With a goal of providing the information and access needed to steer the Fellows’ career toward corporate leadership positions, the ABFF Greenlighters Academy Fellows “attended sessions with top corporate entertainment executives who described their career trajectory, conducted ‘Day in the Life’ seminars, and engaged … in ‘Ask Me Anything’ roundtable discussions,” according to an ABFF spokeswoman. The Fellows also visited the office of FOX Studios and the corporate office of Creative Artists Agency.

They met more than a few heavy hitters too, including Kevin Hart, Jeff Friday of ABFF, and Tim Story, founder of the Story Co., as well as Devon Franklin, with whom they enjoyed a power lunch; and other executives like Misha Green and Stacy Milner, founder of the Entertainment Industry College Outreach Program.

From learning how projects actually get “green lit” to the formula for acquiring/licensing content and meeting reps from various studios, the two days ended with each student’s metaphorical cup running over.

For more information about the ABFF Greenlighters Academy, go here.

read more
Fashion(AA)

American Black Film Festival Develops Hollywood’s Next Stars in Boot Camp

ABFF-Greenlighters-Academ-6b6a0bd3b3128c6d59e5880d3d2c153a78575f97

This spring, the American Black Film Festival—June 14–18 in Miami Beach—held its first ABFF Greenlighters Academy, a two-day boot camp in which five fellows mostly from historically black colleges met industry professionals, engaged in roundtable discussions, and learned what it takes to pursue a corporate career in the film industry.

(Image: iStock/RossellaApostoli)

 

Two of the fellows have been offered top-tier summer internships, and one is being considered for a full-time post at HBO.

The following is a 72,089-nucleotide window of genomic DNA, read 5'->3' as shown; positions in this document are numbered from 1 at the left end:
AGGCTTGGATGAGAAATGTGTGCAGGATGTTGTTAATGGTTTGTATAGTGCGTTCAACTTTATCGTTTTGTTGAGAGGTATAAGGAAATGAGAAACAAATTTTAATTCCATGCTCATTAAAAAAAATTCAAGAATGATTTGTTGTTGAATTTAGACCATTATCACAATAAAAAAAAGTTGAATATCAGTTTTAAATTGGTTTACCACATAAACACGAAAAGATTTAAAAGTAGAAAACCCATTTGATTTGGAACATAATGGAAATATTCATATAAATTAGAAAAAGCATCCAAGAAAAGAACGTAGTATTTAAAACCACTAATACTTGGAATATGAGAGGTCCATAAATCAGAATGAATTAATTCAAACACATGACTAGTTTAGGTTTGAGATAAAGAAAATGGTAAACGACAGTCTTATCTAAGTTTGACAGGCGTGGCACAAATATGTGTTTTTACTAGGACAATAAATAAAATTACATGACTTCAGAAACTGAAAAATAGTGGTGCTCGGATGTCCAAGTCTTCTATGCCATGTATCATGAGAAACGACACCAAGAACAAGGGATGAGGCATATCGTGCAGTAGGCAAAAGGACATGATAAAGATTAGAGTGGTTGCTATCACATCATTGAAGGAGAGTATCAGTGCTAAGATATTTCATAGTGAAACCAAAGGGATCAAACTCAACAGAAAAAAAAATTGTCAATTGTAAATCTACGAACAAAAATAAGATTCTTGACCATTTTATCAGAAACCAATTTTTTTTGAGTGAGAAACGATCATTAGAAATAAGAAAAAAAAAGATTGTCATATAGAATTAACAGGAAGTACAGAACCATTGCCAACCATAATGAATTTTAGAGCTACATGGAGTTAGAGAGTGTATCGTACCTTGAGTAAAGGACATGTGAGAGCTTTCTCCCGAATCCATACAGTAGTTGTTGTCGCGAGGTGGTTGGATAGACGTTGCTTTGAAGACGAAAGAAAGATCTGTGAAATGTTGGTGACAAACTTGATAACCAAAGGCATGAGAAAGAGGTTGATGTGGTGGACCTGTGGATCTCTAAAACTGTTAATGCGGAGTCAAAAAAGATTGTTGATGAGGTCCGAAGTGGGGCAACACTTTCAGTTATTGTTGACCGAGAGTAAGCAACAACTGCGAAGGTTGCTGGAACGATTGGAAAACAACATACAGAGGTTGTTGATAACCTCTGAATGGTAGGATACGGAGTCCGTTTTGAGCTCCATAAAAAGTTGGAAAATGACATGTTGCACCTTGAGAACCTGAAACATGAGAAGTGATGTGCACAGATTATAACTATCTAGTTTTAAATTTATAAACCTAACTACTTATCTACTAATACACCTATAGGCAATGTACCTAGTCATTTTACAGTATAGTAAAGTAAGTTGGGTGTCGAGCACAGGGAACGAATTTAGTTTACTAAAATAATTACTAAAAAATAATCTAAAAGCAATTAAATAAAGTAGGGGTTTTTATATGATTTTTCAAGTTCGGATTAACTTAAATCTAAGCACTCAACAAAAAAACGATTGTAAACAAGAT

The ABFF Greenlighters Academy Fellows

 

Te’Shone Davidson is a junior Journalism and Mass Communication student who specializes in public relations at North Carolina A&T State University. Davidson has been asked to participate in a Creative Artists Agency-produced program during ABFF this summer.

(Image: Courtesy of ABFF Greenlighters Academy)

 

K. Giselle Johnson graduated with honors from Howard University as a Film and Television major with a minor in Theater Arts. Johnson will begin an internship at Viacom in Los Angeles this summer.

(Image: Courtesy of ABFF Greenlighters Academy)

 

Allan Meade graduated with honors from North Carolina A&T State University with a degree in Journalism and Mass Communications. He is being considered for an entry-level position at HBO.

(Image: Courtesy of ABFF Greenlighters Academy)

 

Chinedum Nwaigwe studies Film and African & African-American Studies at Dartmouth. She also chairs the Black Underground Theater & Arts Association, following in the footsteps of former presidents, including writer and executive producer Shonda Rhimes. She will begin an internship at Facebook this summer.

(Image: Courtesy of ABFF Greenlighters Academy)

 

Maya Smith is a senior at Clark Atlanta University where she studies Mass Media Arts with a concentration in Public Relations. She has been asked to participate in a CAA-produced program during ABFF this summer.

(Image: Courtesy of ABFF Greenlighters Academy)

 

‘What Didn’t I Learn?’

 

When Meade was asked what he learned during the two-day program, he responded, “What didn’t I learn?” hinting at the program’s broad sweep and exposure.

With a goal of providing the information and access needed to steer the Fellows’ career toward corporate leadership positions, the ABFF Greenlighters Academy Fellows “attended sessions with top corporate entertainment executives who described their career trajectory, conducted ‘Day in the Life’ seminars, and engaged … in ‘Ask Me Anything’ roundtable discussions,” according to an ABFF spokeswoman. The Fellows also visited the office of FOX Studios and the corporate office of Creative Artists Agency.

They met more than a few heavy hitters too, including Kevin Hart, Jeff Friday of ABFF, and Tim Story, founder of the Story Co., as well as Devon Franklin, with whom they enjoyed a power lunch; and other executives like Misha Green and Stacy Milner, founder of the Entertainment Industry College Outreach Program.